I couldn't do it without Mario, my wonderful Italian neighbour and fellow community gardener. Mario is only too happy to come over and help me butcher and prepare the boys. We have an easy way of working - I get everything set up, and one by one, I bring him the boys, which he kills (I am not sure how because we both agree I don't have to watch) and then we set about dipping them in hot water, cutting of the ends, plucking and gutting.

Mario has taught me so much. I like working with him because he is gentle and respectful of the birds and does nothing to scare or stress them unnecessarily. He also loves his own chooks - and this makes a difference, to me at least. And at the end, we split the proceeds. But there are some rules:

1) can't eat anything with a name
2) no matter how delicious they are, it is getting increasingly harder to eat extra boy ducks, because they are so smart!
3) Only eat boys.
4) Don't eat anything you can sell

Generally, I wait until young roosters start waking us up, or after advertising 8 week old ducks in paper, we are left with some adolescent boy ducks who suddenly become fractious and start getting beaten up by Miriam. It is surprisingly easy to sell young drakes, so often I don't have to face that problem.

But, this obsession with Silkies, and the existence of Maurice means that there will eventually be extra Silkie roos. I am sure that it will be no problem selling extra silkie hens, but the roosters may be a problem. So could I eat a silkie- with their black skin, flesh and bones?

How black do you ask? Well, this black:


There is apparently, a whole world of folks who love eating these little fellas. Have a little look here for instance. And apparently they are quite tasty. hmmmm. Perhaps my project for the next little while will be to find some recipes. I will get back to you on this one........

Monday, August 6, 2007

sobbing on the way to work

Just very quickly, I was driving to Goulburn this morning, listening to the breakfast show on radio national (of course) and THIS came on. Now it is true that as a duckling, I was bought up on a steady diet of country music, new romantics and opera, so I am a bit partial to a soaring tennor and a heart wrenching story sung in Italian, but HFS what an amazing voice this guy has.

It certainly messed up my carefully applied eyeliner, I can tell you that for free.

Paul Potts is my new hero.

Sunday, August 5, 2007

Lacuna Sabbath

Refusing to subscribe to a linear concept of time, here is quick Lacuna Sabbath update. On Friday (you know, the Lacuna Sabbath) I popped up the road to my potential new veggie garden and got shown the ropes about how to turn on the irrigation and all that. It is such a breathtaking spot - only 4.5km away, but feels like you are way out in the country. The views of the Brindabellas are just amazing - the photos do not do them justice at all. It was about 2.15 when we arrived, and the orange foxy loxy slinking quietly away put rest to any remaining fanciful ideas that the girls could survive up there, even in their fox proof chicken tractor fortress.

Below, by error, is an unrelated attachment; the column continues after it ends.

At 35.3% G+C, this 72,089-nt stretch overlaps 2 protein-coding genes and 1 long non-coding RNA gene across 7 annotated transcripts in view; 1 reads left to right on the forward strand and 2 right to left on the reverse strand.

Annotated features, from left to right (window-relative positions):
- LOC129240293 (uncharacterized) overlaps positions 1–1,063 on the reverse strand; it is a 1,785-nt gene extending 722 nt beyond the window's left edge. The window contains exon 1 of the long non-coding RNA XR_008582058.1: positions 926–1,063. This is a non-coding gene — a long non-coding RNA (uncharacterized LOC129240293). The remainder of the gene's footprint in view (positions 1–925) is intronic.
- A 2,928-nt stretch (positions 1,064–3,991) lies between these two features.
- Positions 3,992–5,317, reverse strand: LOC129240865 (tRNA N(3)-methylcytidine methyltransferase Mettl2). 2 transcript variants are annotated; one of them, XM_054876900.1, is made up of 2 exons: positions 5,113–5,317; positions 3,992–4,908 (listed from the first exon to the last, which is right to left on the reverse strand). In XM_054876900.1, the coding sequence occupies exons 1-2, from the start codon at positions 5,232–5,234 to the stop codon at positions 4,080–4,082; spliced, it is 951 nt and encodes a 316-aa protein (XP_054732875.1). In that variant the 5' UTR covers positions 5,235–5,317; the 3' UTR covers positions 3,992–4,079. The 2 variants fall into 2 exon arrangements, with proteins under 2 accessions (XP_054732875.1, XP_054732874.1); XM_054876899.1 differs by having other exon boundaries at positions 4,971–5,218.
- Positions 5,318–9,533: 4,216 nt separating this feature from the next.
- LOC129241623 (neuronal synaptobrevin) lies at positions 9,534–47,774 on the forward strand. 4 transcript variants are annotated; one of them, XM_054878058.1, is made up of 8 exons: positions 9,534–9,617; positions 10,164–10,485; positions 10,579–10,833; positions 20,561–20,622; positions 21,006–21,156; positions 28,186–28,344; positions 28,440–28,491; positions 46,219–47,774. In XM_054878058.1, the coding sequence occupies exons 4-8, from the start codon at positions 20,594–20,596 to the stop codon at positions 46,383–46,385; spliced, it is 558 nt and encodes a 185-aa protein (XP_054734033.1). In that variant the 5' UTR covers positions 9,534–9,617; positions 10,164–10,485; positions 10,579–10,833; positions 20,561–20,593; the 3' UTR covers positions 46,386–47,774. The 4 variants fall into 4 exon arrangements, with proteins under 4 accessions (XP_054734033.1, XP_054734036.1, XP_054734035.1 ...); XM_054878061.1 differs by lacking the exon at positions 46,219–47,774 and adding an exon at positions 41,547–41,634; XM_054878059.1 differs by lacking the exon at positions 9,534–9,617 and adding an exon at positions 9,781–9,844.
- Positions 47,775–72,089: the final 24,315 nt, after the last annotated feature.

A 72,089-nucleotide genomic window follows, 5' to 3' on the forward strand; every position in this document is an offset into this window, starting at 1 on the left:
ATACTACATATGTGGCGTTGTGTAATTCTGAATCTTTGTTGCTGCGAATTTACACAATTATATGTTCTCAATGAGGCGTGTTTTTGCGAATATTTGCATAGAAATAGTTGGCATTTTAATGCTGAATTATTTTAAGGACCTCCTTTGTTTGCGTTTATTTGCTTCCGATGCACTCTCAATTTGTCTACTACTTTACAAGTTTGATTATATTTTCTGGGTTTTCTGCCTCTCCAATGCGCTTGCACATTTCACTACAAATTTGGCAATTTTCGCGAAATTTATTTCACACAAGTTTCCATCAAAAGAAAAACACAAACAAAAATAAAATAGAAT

Oh, quick recap - looming stage 4 water restrictions kick started the duck herder into looking for alternatives to the community garden - which relies on potable water. The owner of a mountainous horse adjustment complex up the road offered free room and board for the duck herders veggie growing endeavours in exchange for fresh produce for his family. There are many many pluses to the new farm - unlimited stable waste, reticulated dam water, no frost hollow, gorgeous view, peace, serenity, and incredibly, open access to the rows and rows of worm castings produced by a fellow gardener on a commercial scale using the stable waste and trucked in food scraps. Recent rain has pushed back the urgency of stage 4, but it is still on the cards. I would be heartbroken if I planted all the spring and summer crops, only to see them wither and die if we had to stop watering.

Less good things about the new site is that it is 4.5km away compared to the 1 km jogging distance of the community garden. I would mostly have to drive there, although when the days are longer, riding my bike would be just fine. One of the good things about the community garden is that it is on the way to work - whether I am driving or riding. BUT, working from home would mean that this is no longer the case, and I would have to make a special trip regardless of where my garden is. And then again, if the girls came home, even though their chicken tractoring days would be over, they would still get to free range ( as much as the poor garden could cope with their delux earth moving legs).

Mostly, it is the chickens that require a daily visit (or twice daily at the moment). Really, they should be here at the house, from a permaculture perspective at least, but they LOVE the abundance of fresh pasture down at the garden. I am wary of overstocking in our little backyard and unlike the fluffies and ducks, those girls jump fences, dig up seedlings and destroy veggies gardens!